"These are all the ills that I was trying to avoid". Sixty-five senators met individually with Judge Kavanaugh during a almost two-month period before the hearing began, yet Feinstein didn't share this with her colleagues ahead of many of those discussions.
The therapist's notes say four boys were involved, but Ford says that was an error by the therapist. Murkowski said that while the allegations "are very old", they "seem to go into fair amount of detail", Sciutto reported.
Another committee Republican, Senator Lindsey Graham, said he "would gladly" hear from Ford if she wanted to appear before the panel, but it would have to be done quickly. "This should happen before the Senate moves forward on this nominee", Feinstein said.
The White House did not immediately reply to a request for comment. However, the paper reports, she declined to comment on the record at that time. Her husband, Russell Ford, told the newspaper that when she described the incident in the 2012 session, she used Kavanaugh's last name and said she was concerned he might eventually be nominated to the Supreme Court.
According to the Post, Ford is a professor at Palo Alto University who teaches in a consortium with Stanford University, training graduate students in clinical psychology.
While Senate Democrats are again calling on Kavanaugh's vote to be delayed, the White House is also standing behind Kavanaugh, whom President Donald Trump tapped in July to replace the retiring Justice Anthony Kennedy.
The letter apparently has been in the custody of Judiciary Committee member Sen. "I thought he might inadvertently kill me", Ford, now 51, told the Post.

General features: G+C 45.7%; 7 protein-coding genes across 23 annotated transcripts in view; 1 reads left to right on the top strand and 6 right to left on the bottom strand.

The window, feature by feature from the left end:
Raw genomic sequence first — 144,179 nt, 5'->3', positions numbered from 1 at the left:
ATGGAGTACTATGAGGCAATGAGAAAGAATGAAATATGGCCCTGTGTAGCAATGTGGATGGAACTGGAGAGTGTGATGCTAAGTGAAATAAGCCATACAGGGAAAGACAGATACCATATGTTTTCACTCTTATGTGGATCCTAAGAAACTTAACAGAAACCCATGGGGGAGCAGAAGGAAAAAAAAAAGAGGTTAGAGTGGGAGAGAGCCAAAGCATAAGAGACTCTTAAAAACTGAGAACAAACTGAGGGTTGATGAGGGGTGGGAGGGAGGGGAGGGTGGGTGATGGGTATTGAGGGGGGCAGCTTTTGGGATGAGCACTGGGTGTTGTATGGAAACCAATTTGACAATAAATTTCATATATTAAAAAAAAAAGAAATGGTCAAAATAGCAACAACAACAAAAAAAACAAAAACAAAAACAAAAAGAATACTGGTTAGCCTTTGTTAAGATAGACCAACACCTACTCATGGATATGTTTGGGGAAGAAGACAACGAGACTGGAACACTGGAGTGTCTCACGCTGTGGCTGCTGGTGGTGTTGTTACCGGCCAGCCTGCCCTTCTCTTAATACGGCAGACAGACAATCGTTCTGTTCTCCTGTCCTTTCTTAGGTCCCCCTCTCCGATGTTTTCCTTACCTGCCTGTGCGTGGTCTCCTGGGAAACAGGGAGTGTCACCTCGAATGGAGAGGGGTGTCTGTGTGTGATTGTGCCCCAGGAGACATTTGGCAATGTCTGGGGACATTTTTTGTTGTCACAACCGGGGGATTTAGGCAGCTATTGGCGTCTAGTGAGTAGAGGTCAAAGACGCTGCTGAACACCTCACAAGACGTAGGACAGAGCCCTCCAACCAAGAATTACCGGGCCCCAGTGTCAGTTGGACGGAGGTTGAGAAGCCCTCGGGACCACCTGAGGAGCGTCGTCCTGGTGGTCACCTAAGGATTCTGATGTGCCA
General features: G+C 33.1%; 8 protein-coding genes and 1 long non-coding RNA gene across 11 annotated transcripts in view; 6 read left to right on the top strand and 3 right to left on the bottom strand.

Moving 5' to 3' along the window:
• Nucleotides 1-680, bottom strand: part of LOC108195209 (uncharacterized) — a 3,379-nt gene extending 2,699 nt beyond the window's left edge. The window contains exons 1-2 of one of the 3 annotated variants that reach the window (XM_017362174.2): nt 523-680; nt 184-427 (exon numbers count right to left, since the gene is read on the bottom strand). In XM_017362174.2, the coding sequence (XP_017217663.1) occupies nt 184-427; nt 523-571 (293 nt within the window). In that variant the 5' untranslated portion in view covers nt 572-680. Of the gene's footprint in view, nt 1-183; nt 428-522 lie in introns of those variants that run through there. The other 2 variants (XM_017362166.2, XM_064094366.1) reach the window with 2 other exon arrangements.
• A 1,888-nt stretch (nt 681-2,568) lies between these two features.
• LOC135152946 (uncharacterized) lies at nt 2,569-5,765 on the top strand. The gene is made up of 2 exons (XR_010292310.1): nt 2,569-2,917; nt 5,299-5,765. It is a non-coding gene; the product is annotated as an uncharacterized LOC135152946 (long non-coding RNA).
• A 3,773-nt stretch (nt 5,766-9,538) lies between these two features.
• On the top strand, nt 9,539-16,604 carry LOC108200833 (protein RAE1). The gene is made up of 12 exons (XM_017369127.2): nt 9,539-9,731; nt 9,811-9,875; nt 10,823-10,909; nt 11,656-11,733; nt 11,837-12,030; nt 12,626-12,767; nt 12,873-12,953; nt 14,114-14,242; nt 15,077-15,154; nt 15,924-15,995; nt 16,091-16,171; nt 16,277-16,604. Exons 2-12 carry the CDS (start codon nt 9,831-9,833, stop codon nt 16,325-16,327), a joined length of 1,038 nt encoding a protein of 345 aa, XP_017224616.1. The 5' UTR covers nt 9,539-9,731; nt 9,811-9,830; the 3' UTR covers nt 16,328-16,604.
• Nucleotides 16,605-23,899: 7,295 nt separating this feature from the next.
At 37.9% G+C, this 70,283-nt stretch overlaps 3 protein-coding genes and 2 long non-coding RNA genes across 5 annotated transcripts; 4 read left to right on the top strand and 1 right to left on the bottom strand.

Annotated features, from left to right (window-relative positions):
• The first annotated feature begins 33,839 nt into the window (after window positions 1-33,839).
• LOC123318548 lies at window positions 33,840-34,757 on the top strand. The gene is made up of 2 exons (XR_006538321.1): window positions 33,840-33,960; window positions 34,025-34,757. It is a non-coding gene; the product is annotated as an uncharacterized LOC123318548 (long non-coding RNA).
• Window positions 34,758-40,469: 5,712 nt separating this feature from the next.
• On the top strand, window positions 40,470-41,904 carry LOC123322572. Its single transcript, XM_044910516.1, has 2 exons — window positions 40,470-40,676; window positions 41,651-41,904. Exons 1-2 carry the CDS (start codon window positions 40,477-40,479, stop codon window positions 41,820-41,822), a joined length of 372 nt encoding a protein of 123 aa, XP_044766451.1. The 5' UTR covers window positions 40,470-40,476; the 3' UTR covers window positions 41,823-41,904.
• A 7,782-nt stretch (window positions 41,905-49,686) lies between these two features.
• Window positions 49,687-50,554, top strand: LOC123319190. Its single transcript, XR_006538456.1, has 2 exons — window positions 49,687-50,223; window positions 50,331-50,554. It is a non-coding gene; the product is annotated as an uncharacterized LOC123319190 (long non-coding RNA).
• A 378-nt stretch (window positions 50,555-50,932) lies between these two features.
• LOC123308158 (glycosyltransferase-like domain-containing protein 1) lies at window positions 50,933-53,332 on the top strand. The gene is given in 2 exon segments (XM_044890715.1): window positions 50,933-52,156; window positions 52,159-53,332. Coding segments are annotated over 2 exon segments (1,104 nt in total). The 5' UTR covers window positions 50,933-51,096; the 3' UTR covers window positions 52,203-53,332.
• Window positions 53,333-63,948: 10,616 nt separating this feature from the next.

Katz attacked Paula Jones repeatedly in 1998 when she claimed Bill Clinton had sexually harassed her when he was the governor of Arkansas. She said she thinking that, "I'm not ever telling anyone this". Jeff Flake of Arizona and Lindsey Graham of SC, said they wanted to hear more from Ford. A spokesman for the chairman said Kavanaugh has completed six Federal Bureau of Investigation background checks between 1993 and 2018, and that Feinstein, who obtained the letter in July, did not raise the issue during the hearings or attend a closed session on the nomination where the information could have been discussed.
The National Women's Law Center issued a statement saying that the Senate has an opportunity to "get it right this time and not repeat the wrongs done to Anita Hill in 1991". Over the past few months, Ford has felt pressure on a personal level to share her story and has grappled with the idea, which partly prompted the letter, the source said. "She will agree to participate in any proceedings that she's asked to participate in".